What You Need to Know for RVing in Your Retirement

Turning to the RV lifestyle in retirement is a popular choice for thousands of people across the country. No longer tied to a work schedule, retired individuals and couples are free to explore the beauty of nature from the convenience of an RV. Of course, there are a few complications that can come along with living out of an RV in your later years, which is why we have offered up some tips below. By consulting these tips, you should have a great chance to spend many enjoyable retired years living in an RV on either a full-time or part-time basis.

colorful sunset in the seaYou Need the Right RV

One of the keys to enjoying some of your retirement in an RV is purchasing the perfect rig for your needs. There are a number of considerations to make when buying your own rig, including the following points –

  • Obviously, you don’t want to get in over your head when it comes to how much money you spend on the RV. You likely have a fixed income in place for your retired years, so work out your budget carefully and make a smart choice that will leave you with flexibility from a financial perspective.
  • If you are going to be traveling with your spouse or partner in the years to come, you probably don’t need the largest RV on the lot. However, you do want enough space to live for weeks at a time without getting on each other’s nerves. As a general rule of thumb, you will want to match up the size of your RV with the length of the trips you plan to take. Those only traveling a few days at a time can easily get by with a small rig, while longer trips will require a bigger vehicle.

Think About Healthcare

We all need additional healthcare as we age – it’s just a fact of life. With that in mind, you will want to plan your RV trips to places where you can get the care you need on a consistent basis. For example, it would be a bad idea to plan a trip deep into the wilderness for an extended period if you or your partner has a condition that may require attention. A medical issue that arises when in a remote area can quickly become a serious emergency, so don’t put yourself in an unnecessarily dangerous situation.

Long-term Stays Offer Savings

If you are going to be taking long trips in your RV to a variety of destinations, think about looking for campgrounds which offer discounts when you stay for a long period of time. For instance, the rate for staying for a full month in a given spot may be significantly cheaper than what you would spend on a per-night basis. This is a great way to go for retired travelers who are willing and able to stay for a long time in a single location.

Retirement and RV travel are a great partnership, but it will be up to you do decide exactly how to best spend these years. Are you going to take on the RV lifestyle full-time, or are you just going to take a few trips throughout the year? Make a detailed plan and then set about putting that plan into action as soon as possible.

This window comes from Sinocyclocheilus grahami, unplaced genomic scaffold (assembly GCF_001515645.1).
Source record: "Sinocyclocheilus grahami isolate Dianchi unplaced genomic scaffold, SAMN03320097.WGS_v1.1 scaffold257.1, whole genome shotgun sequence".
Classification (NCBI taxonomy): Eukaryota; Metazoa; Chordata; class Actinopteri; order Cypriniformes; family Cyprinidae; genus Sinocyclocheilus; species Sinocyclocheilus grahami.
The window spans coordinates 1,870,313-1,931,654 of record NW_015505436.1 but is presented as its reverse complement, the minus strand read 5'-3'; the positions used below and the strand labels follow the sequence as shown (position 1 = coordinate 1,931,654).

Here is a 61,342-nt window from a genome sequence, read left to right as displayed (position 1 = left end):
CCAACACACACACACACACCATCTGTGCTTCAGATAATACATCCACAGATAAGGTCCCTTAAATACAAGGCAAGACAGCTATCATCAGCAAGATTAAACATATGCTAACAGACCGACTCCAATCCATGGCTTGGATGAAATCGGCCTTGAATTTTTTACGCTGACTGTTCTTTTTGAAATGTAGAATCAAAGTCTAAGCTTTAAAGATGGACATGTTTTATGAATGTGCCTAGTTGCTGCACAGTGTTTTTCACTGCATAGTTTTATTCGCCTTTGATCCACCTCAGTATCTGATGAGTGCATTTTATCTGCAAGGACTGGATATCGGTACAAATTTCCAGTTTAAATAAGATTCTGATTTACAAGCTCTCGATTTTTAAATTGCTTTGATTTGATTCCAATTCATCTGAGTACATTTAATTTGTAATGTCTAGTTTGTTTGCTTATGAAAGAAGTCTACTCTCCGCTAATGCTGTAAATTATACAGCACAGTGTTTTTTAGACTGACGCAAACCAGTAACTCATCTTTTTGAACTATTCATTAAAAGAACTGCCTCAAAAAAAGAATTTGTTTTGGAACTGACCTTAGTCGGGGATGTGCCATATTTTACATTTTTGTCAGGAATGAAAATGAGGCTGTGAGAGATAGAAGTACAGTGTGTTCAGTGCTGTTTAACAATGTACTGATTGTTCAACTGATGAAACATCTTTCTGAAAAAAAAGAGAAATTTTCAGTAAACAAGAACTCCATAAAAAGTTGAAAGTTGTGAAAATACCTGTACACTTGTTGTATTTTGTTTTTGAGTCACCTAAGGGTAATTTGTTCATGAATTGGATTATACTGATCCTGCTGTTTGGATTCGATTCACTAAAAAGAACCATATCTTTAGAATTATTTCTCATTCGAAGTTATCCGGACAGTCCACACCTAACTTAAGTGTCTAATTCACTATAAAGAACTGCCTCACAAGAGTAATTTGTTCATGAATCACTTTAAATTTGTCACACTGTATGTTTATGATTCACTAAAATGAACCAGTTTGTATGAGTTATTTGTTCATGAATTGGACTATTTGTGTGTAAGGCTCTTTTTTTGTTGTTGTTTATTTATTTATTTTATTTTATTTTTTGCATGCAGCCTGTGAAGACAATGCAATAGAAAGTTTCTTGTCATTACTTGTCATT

• We are new to RVing and we need some advice. I have a 36 ft Jayco Seneca and I am towing a 1976 CJ 5 Jeep. We are planning a cross country trip from Arizona to Florida. The Jeep is a standard shift. Do I need to do anything else besides putting the transmission and four wheel drive in neutral?

    • Check with the manual for the CJ 5 Jeep. We have a Honda CRV (2014) auto transmission. Our manual for the CRV provides detailed instructions on towing the CRV. I am sure your manual has those instructions as well. Best wishes on your travels.

  • I believe all towed vehicles not on a dolly need brakes installed that can be controlled from inside the RV. It’s called a brake controller. You can ask your RV dealer also. Happy trails.

  • Hi, we dingy or flat tow our 2015 Chev Colorado Z71 – 4×4 behind our 2013 Jayco Melbourne with a Blue Ox tow package – we put our Colorado in neutral, then switch to 4 low (leave in neutral) turn the key to ACC, then disconnect the negative on the battery. (check with your vehicle manufacture booklet on how to dingy or flat tow) We also have the OX braking system that goes in the towed vehicle. there is a website connected to the Blu Ox towing systems that will outline what you can tow and how – do a lot of investigating to ensure you do this correctly otherwise you will blow your transmission on your towed vehicle. We have seen many different variations of towed vehicles – on dolly’s, or full trailers. Hope this helps.

  • For safety I would put a brake assist in the Jeep. Brake Buddy is a good one. I would use one of those or something similar.

  • One big item you left off the list…make sure Mama knows how to drive your rig in case anything happens to Papa! I’ve heard it time and time again (and so has my husband) so when we got our new motorhome, we spent alot if time in vacant parking lots taking turns practicing driving, backing up and parking. Take turns. Get comfortable. Be a team and be safe!